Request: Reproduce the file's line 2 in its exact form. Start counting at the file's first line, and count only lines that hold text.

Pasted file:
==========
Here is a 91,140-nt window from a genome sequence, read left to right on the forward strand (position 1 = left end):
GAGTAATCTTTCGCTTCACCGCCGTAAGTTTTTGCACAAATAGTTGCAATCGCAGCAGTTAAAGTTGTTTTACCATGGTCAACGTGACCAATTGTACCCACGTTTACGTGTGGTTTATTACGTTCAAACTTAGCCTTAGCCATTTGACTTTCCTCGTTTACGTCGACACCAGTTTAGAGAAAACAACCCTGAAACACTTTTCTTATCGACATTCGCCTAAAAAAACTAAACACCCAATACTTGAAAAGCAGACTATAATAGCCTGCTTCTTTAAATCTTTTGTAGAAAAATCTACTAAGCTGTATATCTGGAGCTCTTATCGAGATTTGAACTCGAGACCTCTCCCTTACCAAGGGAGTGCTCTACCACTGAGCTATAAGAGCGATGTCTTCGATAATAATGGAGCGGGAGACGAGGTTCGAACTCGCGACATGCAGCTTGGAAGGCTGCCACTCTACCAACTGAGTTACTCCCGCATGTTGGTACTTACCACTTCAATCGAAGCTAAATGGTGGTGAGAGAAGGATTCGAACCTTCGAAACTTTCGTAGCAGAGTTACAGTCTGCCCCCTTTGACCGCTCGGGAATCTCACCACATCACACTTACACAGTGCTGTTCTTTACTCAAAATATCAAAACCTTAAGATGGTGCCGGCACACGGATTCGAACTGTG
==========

GAGTAATCTTTCGCTTCACCGCCGTAAGTTTTTGCACAAATAGTTGCAATCGCAGCAGTTAAAGTTGTTTTACCATGGTCAACGTGACCAATTGTACCCACGTTTACGTGTGGTTTATTACGTTCAAACTTAGCCTTAGCCATTTGACTTTCCTCGTTTACGTCGACACCAGTTTAGAGAAAACAACCCTGAAACACTTTTCTTATCGACATTCGCCTAAAAAAACTAAACACCCAATACTTGAAAAGCAGACTATAATAGCCTGCTTCTTTAAATCTTTTGTAGAAAAATCTACTAAGCTGTATATCTGGAGCTCTTATCGAGATTTGAACTCGAGACCTCTCCCTTACCAAGGGAGTGCTCTACCACTGAGCTATAAGAGCGATGTCTTCGATAATAATGGAGCGGGAGACGAGGTTCGAACTCGCGACATGCAGCTTGGAAGGCTGCCACTCTACCAACTGAGTTACTCCCGCATGTTGGTACTTACCACTTCAATCGAAGCTAAATGGTGGTGAGAGAAGGATTCGAACCTTCGAAACTTTCGTAGCAGAGTTACAGTCTGCCCCCTTTGACCGCTCGGGAATCTCACCACATCACACTTACACAGTGCTGTTCTTTACTCAAAATATCAAAACCTTAAGATGGTGCCGGCACACGGATTCGAACTGTG